Traditional Indian Radha Krishna Painting

This beautiful Radha-Krishna is a traditional Madhubani painting made by me on canvas using acrylic colors.

This is done on a A3 (11.69 x 16.53 inches) size canvas.

Colors may vary from the digital photograph above.

All prices quoted are for just the painting. The painting will arrive you WITHOUT the frame/mounts.


Madhubani painting or Mithila painting is a style of Indian painting, practiced in the Mithila region of Bihar state, India, and the adjoining parts of Terai in Nepal. Painting is done with fingers, twigs, brushes, nib-pens, and matchsticks, using natural dyes and pigments, and is characterized by eye-catching geometrical patterns.[1] There are paintings for each occasion and festival such as birth, marriage, Holi, Surya Shasti, kali puja, Upanayanam, Durga Puja etc.

The Mithila region, from which the name Mithila art is derived, is believed to have been the kingdom of King Janak. The exact location of it lies in present day Janakpur of Nepal.

Madhubani, which by one account means Forest of Honey, (‘Madhu’-honey, ‘Ban’-forest or woods) is a region in the northern part of Bihar. A region that has a distinct regional identity and language that reportedly spans 2500 years.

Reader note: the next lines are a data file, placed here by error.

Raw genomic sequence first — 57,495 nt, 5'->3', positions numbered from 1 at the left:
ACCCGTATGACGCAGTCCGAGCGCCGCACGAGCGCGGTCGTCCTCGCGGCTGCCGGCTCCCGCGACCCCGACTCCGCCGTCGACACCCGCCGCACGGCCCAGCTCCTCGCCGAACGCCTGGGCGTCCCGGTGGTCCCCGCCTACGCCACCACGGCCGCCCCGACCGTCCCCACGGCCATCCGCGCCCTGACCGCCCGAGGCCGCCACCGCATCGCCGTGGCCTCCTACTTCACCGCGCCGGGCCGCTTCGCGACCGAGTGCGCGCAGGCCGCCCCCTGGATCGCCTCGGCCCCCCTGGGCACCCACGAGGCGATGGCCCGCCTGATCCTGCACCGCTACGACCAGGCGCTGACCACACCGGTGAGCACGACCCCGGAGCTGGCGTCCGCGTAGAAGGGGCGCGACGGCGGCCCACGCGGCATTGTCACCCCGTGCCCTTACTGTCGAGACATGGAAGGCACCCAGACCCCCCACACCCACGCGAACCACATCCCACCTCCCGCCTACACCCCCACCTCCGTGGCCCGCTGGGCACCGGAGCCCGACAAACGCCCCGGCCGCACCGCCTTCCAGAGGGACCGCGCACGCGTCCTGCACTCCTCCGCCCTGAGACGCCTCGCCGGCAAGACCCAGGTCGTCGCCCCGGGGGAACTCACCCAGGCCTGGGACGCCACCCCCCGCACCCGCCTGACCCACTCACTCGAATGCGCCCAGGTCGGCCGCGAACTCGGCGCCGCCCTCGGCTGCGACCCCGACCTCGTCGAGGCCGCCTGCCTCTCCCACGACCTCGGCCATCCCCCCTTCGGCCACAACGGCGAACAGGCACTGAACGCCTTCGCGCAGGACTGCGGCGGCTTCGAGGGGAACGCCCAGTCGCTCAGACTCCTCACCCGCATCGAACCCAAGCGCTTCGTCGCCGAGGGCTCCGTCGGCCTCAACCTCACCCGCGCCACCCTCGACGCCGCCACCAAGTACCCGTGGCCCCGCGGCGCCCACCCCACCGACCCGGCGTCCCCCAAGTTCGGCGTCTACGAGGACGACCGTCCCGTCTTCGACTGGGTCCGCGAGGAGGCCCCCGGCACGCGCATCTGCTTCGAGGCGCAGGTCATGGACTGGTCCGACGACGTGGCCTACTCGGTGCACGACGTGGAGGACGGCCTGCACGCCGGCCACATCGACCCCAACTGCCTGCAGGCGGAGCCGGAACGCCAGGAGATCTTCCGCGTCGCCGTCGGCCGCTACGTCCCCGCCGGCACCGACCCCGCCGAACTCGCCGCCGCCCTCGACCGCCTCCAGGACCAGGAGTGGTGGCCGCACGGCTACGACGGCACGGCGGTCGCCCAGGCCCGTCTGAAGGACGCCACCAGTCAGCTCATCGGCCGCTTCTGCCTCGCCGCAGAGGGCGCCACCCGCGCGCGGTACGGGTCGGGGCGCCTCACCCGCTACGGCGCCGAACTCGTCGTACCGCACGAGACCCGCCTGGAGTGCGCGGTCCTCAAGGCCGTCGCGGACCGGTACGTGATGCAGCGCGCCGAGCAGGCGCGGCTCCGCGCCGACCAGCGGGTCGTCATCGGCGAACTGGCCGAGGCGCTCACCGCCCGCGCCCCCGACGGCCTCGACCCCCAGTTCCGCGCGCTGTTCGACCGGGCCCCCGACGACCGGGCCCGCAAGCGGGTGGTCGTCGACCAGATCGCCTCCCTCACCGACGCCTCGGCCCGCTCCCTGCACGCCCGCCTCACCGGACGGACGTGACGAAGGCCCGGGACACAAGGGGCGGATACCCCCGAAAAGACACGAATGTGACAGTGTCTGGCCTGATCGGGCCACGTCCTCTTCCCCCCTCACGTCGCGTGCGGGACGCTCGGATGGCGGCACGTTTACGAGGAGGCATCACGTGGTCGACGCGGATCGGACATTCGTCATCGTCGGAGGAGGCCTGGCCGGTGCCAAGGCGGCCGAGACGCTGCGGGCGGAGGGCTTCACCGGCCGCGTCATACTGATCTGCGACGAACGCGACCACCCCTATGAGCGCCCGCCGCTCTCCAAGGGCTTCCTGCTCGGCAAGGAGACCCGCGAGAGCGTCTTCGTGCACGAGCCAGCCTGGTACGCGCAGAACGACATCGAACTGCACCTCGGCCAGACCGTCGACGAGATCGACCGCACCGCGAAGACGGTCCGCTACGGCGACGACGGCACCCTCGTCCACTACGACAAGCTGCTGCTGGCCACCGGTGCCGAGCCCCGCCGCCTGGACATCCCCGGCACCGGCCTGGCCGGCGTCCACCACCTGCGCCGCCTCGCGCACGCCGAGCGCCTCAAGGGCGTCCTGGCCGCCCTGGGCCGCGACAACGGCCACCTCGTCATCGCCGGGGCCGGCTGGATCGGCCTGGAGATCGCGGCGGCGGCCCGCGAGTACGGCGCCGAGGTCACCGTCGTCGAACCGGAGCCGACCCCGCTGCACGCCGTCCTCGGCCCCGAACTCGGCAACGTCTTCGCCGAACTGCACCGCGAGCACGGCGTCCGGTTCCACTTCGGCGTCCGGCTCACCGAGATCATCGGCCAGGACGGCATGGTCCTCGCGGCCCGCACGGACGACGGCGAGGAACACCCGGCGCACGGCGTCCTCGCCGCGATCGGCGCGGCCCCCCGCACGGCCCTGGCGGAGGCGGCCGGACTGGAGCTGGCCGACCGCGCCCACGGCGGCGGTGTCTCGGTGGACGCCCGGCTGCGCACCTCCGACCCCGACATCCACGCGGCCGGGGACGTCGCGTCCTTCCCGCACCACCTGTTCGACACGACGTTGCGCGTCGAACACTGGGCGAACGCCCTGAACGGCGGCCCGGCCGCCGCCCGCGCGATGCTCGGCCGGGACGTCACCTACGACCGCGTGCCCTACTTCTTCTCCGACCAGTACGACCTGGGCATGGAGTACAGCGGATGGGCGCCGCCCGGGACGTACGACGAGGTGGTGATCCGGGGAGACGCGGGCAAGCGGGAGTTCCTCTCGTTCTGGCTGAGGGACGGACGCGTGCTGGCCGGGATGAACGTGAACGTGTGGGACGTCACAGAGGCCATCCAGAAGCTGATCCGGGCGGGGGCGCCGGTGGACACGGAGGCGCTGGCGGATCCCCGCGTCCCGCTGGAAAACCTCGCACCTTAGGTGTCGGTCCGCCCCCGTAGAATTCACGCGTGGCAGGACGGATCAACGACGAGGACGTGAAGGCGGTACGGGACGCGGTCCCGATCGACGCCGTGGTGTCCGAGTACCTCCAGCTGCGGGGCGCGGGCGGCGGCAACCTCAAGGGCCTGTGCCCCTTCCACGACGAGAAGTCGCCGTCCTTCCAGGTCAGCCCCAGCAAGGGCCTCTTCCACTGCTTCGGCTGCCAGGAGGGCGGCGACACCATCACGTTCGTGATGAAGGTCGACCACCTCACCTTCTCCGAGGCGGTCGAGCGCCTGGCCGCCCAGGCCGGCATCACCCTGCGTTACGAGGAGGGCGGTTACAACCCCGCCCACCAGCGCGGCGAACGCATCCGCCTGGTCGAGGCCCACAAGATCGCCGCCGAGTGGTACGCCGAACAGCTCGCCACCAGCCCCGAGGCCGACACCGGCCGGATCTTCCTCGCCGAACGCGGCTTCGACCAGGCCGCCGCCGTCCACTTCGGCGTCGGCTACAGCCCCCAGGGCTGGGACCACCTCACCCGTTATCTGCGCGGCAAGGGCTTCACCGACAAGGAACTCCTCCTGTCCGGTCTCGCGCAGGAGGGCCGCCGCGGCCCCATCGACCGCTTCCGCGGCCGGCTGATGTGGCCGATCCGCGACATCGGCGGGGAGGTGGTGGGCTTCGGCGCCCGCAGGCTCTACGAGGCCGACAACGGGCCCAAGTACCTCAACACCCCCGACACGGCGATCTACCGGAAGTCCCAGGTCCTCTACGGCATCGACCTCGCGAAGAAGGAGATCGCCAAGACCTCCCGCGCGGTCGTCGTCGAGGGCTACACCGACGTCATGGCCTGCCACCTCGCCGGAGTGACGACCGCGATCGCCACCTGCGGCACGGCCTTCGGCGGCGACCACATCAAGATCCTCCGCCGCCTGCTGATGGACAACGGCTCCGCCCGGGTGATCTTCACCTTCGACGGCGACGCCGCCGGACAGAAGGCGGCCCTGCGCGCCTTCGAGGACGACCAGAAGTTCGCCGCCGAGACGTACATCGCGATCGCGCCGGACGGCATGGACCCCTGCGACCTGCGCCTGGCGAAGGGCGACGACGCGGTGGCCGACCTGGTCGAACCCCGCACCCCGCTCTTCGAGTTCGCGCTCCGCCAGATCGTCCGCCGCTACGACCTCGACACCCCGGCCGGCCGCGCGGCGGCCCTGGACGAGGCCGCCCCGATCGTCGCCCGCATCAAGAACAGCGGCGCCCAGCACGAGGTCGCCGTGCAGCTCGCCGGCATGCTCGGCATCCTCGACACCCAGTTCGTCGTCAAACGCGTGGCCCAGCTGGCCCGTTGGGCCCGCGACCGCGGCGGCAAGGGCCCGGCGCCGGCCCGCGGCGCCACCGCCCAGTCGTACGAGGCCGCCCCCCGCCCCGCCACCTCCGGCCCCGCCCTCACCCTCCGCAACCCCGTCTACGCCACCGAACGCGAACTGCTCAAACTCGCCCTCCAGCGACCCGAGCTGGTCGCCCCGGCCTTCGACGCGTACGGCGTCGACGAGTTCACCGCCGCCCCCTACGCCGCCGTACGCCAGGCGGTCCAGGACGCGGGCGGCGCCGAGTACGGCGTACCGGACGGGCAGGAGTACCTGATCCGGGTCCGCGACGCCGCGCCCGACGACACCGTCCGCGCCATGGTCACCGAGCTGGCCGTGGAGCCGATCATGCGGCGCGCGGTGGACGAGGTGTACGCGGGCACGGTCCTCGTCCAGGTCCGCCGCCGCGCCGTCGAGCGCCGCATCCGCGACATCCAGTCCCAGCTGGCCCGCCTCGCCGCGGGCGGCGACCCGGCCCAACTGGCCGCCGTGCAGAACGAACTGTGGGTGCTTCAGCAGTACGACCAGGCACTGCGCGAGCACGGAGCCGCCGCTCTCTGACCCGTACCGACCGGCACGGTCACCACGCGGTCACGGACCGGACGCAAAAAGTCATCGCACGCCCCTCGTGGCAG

The exact time when Mithila art originated is not known. According to local mythology, the origin can be traced to the time of the Ramayana, when King Janaka ordered his kingdom to decorate the town for the wedding of his daughter, Sita, to Lord Rama. The ancient tradition of elaborate wall paintings or Bhitti-Chitra in Bihar played a major role in the emergence of this new art form. The original inspiration for Madhubani art emerged from women’s craving for religiousness and an intense desire to be one with God. With the belief that painting something divine would achieve that desire, women began to paint pictures of gods and goddesses with an interpretation so divine that captured the hearts of many.



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